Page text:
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UK Athletics sets sights on dedicated new stadium


Athletics chiefs will next month consider plans to build a brand-new track and field stadium in addition to redeveloping Twickenham as the centre of their bid for the 2005 World AthleticsChampionships.

uk Athletics, the sport's governing body, said last week that it has been approached by six developers and local authorities with 'good quality' expressions of interest for a dedicated stadium.

'We will start considering these options after our world championship bid has been filed on 31 January,' said David Young, facilities manager at uk Athletics.

The news comes after athletics was excluded from plans to rebuild Wembley and it appeared to rule out the rfu rugby stadium at Twickenham as a permanent base because it is too large.

'The capacity we need for the world championships is not the same as in between times for Grand Prix events,' chief executive of uk Athletics, David Moorcroft, admitted. 'Athletics is a pain of a sport to fit in with others.'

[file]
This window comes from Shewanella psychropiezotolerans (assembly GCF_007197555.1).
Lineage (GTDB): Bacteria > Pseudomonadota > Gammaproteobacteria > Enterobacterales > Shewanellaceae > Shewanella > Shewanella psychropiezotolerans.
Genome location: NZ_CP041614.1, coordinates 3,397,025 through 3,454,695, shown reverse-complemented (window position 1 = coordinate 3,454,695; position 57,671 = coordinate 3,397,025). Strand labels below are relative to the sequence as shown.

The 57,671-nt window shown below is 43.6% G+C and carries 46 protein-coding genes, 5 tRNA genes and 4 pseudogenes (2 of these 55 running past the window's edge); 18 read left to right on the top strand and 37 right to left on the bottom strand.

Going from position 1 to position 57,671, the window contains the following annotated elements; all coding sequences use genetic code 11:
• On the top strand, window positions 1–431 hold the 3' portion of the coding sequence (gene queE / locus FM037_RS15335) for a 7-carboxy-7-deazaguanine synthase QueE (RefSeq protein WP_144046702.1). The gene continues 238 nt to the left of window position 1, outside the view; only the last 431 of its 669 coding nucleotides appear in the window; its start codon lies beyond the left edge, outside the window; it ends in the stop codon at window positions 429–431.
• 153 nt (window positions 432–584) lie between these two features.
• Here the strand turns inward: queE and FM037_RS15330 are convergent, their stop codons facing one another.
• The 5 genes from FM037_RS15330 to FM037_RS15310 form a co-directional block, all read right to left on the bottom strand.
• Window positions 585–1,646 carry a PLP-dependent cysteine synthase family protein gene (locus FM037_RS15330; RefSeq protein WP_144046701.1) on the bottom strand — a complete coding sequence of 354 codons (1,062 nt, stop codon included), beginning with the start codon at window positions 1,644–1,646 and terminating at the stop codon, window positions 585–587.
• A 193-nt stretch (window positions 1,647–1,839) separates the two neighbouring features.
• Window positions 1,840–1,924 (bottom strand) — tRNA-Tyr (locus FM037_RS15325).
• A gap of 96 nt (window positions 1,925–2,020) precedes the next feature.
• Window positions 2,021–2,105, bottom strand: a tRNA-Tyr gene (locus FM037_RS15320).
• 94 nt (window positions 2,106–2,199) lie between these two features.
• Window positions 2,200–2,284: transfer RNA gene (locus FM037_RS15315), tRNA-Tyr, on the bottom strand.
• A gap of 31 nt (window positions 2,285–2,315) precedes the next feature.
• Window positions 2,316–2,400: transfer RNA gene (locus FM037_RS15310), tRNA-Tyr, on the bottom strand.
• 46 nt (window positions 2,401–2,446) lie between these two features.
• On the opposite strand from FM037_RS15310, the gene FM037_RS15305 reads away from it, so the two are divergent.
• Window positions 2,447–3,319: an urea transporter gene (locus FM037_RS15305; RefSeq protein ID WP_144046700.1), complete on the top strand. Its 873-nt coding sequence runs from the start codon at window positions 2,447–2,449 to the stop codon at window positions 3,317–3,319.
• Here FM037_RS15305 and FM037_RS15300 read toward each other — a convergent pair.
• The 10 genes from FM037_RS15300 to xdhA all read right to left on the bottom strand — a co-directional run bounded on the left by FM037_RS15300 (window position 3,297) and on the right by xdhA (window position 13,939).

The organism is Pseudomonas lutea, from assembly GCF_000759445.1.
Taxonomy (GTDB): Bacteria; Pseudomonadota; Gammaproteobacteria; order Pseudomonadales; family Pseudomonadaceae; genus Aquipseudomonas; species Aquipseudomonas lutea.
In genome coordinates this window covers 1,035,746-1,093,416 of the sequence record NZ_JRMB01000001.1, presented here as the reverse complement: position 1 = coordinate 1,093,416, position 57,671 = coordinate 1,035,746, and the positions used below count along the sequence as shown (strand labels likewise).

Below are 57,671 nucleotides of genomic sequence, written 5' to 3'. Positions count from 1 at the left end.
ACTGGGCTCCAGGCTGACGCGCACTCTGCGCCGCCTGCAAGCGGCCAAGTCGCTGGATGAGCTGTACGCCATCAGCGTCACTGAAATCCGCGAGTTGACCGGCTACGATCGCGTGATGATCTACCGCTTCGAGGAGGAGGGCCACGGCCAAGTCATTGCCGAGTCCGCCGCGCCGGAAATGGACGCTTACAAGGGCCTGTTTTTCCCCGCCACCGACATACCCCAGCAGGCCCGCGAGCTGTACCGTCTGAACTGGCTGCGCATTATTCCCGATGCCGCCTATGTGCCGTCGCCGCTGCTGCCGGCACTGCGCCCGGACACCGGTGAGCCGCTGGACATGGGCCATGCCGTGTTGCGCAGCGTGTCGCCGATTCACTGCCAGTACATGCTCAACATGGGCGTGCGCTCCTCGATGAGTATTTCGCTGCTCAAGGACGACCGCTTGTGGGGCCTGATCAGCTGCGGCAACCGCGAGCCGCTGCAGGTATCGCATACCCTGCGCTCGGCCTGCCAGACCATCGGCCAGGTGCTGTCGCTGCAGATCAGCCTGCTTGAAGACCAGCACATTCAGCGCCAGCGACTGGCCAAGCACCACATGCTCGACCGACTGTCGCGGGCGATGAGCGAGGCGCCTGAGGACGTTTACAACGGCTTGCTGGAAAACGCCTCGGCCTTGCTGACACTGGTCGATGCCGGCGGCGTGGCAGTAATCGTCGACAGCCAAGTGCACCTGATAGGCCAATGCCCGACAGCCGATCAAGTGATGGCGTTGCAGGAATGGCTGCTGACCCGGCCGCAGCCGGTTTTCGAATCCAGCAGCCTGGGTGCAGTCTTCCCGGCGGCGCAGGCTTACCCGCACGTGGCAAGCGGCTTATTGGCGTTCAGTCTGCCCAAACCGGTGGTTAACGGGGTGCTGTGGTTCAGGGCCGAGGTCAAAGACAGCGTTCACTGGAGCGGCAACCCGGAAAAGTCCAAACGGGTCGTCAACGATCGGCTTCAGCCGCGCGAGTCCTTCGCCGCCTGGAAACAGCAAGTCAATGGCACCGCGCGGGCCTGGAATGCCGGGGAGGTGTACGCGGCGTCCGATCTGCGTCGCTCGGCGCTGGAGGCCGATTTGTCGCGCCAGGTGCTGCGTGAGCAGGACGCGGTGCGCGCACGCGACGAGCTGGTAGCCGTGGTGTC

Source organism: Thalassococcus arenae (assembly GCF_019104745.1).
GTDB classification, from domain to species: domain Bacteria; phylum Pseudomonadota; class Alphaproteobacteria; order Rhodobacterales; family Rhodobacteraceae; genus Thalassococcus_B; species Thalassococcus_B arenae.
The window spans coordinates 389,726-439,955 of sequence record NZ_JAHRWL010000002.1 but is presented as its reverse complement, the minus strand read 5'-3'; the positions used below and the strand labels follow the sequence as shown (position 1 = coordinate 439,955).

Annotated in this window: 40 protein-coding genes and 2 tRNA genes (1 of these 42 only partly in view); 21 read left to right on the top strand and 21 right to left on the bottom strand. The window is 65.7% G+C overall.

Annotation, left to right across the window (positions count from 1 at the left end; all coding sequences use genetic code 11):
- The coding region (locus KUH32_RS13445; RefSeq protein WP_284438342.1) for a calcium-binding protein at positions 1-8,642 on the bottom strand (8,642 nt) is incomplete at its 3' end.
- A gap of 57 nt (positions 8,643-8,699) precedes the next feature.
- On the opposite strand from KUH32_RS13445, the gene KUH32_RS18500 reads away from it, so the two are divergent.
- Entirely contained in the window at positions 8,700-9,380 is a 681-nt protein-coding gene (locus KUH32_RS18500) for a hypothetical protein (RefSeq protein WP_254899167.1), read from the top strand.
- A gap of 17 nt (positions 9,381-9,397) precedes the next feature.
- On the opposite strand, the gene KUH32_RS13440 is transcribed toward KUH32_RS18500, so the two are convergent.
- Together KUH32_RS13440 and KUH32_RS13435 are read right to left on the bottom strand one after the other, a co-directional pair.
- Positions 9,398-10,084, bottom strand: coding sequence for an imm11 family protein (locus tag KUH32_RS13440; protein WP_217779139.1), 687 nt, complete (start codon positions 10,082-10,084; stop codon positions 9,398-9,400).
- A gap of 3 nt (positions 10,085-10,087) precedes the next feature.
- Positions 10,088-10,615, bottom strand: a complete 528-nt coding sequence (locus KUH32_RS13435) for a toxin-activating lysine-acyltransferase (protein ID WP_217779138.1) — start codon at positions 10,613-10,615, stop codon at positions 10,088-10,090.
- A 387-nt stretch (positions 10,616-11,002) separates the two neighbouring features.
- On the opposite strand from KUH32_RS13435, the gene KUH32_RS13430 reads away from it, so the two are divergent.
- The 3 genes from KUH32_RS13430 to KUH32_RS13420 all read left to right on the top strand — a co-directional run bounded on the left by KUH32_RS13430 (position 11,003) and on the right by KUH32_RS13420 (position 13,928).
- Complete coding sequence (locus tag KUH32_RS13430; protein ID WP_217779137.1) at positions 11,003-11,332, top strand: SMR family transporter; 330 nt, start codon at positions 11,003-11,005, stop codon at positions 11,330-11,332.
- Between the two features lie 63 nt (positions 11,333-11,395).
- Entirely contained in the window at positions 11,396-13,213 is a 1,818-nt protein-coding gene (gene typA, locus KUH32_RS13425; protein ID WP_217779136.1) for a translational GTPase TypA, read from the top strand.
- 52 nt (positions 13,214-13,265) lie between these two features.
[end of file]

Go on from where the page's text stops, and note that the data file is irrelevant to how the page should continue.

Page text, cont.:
A new stadium would have a 25,000 capacity and cost around £50 million, Moorcroft said.

The Department of Culture, Media and Sport has different plans however. 'The idea is for Twickenham to be used for events such as the world and European championships and perhaps as the centre for an Olympic bid. Grand Prix events would be allocated on a rota basis around the country,' a spokesman said.

The government has set aside around £60 million for athletics but it is still unclear if this can be used for more than one project.

A feasibility study for Twickenham is being made by Sheffield practice Ward McHugh Associates, which plans to rebuild the south stand and close off the stadium, reducing the effect of wind on athletes and adding more seats. This stand may be set on rails to make it retractable. A permanent running track will be built and the playing surface raised 1.5m. A warm- up track will be built near the stadium. The study will include proposals to make the warm-up track a 20,000 seat stadium suitable for Grand Prix events, said Terry Ward, partner at Ward McHugh.

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